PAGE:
In spite of all the rhetoric in the public square expressing concern about “our children,” their well-being is being sacrificed in the quest for advancing so-called “women’s rights.” Special interest groups, especially non-government organizations, are aware that federally-funded childcare is a vital key to unlock the door of equality for women in the workforce by freeing them from the duties and responsibilities of motherhood.
However, the women may be paying a higher price than they realize for their much-vaunted “freedom”: childcare offers a solution for employed women at the expense of their children’s needs.
This month, after a long delay so that childcare experts could vet, and thus perhaps defuse some of the controversy the findings would evoke, the National Institute of Child Health and Human Development (NICHD) released findings that show a link between childcare and aggressive behaviors. The study started in 1991 with 1000 participating children from an ethnically and economically diverse sample of families. The NICHD reported “The link between time in child care and problem behavior occurred across all family backgrounds and all types and quality of care.”
The University of Minnesota also recently released a study recorded in the journal, Child Development, showing a significant increase in cortisol, a stress hormone, for toddlers, particularly shy ones, who attend childcare centers. USA Today reported on the study stating, “About 7 out of 10 toddlers 16 to 38 months old increased their output of cortisol at child care. On the days at home, most didn’t have increases in the stress hormone.”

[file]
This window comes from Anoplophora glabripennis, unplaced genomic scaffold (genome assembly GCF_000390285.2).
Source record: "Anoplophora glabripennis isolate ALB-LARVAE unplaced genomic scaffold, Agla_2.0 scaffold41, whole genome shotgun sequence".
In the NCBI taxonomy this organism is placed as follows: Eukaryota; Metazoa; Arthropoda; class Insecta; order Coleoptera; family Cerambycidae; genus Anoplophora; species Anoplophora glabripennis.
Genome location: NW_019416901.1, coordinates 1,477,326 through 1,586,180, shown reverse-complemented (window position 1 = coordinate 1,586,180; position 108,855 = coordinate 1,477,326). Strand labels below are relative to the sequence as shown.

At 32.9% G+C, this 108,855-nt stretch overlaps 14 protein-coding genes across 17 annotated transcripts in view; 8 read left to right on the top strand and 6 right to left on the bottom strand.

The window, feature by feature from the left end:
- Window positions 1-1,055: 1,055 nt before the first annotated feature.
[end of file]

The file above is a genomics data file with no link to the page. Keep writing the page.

The NICHD study also noted that the strongest predictor of a child’s positive behavior directly relates to how sensitive or aware and responsive the mother is to a child’s wants and needs. According to the NICHD, “Children of more sensitive mothers were more competent socially, less likely to engage in disruptive behavior, and less likely to be involved in conflicts with their caregivers and teachers.”
However, this conclusion assumes that some mothers are just intrinsically “more sensitive,” and that there is no connection between time spent at work and a mother’s sensitivity and her ability to bond with her child. In order for mothers to develop a “sensitivity” toward their child’s deepest needs, they have to spend sufficient, quality time with the child.
Dr. Janice Shaw Crouse, an official U.S. delegate to the 2002 United Nations Children’s Summit and an expert in women’s and family issues, reflected, “These findings echo similar findings from previous studies and point to an irrefutable truth that is substantiated, yet again no one can take the place of parents in providing the bonding, nurturing and care giving that is best for a child’s well-being. Yet, some people continue to refuse to accept facts and try to explain away reality. And, children continue to pay the price of mistaken ideology.”
For years special interest groups have managed to minimize publicity on research contradicting their day care agenda, and downplaying the recent study continues to characterize the politically controversial issue. “The study does not, however, say that long hours in day care cause behavioral problems,” NICHD researcher, Sarah L. Friedman, told The Washington Times. Yet, findings released in 2001 for the same 10-year NICHD study showed that children age four-and-a-half who spent on average more than 30 hours per week in day care displayed more behavior problems than those who spent under 10 hours per week in day care, even after controlling for the quality of the care. Dr. Crouse added, “Even expensive, full-time, live-in nanny care, which many parents believe is the best day care option, is risky when children spend too much time without their parents.”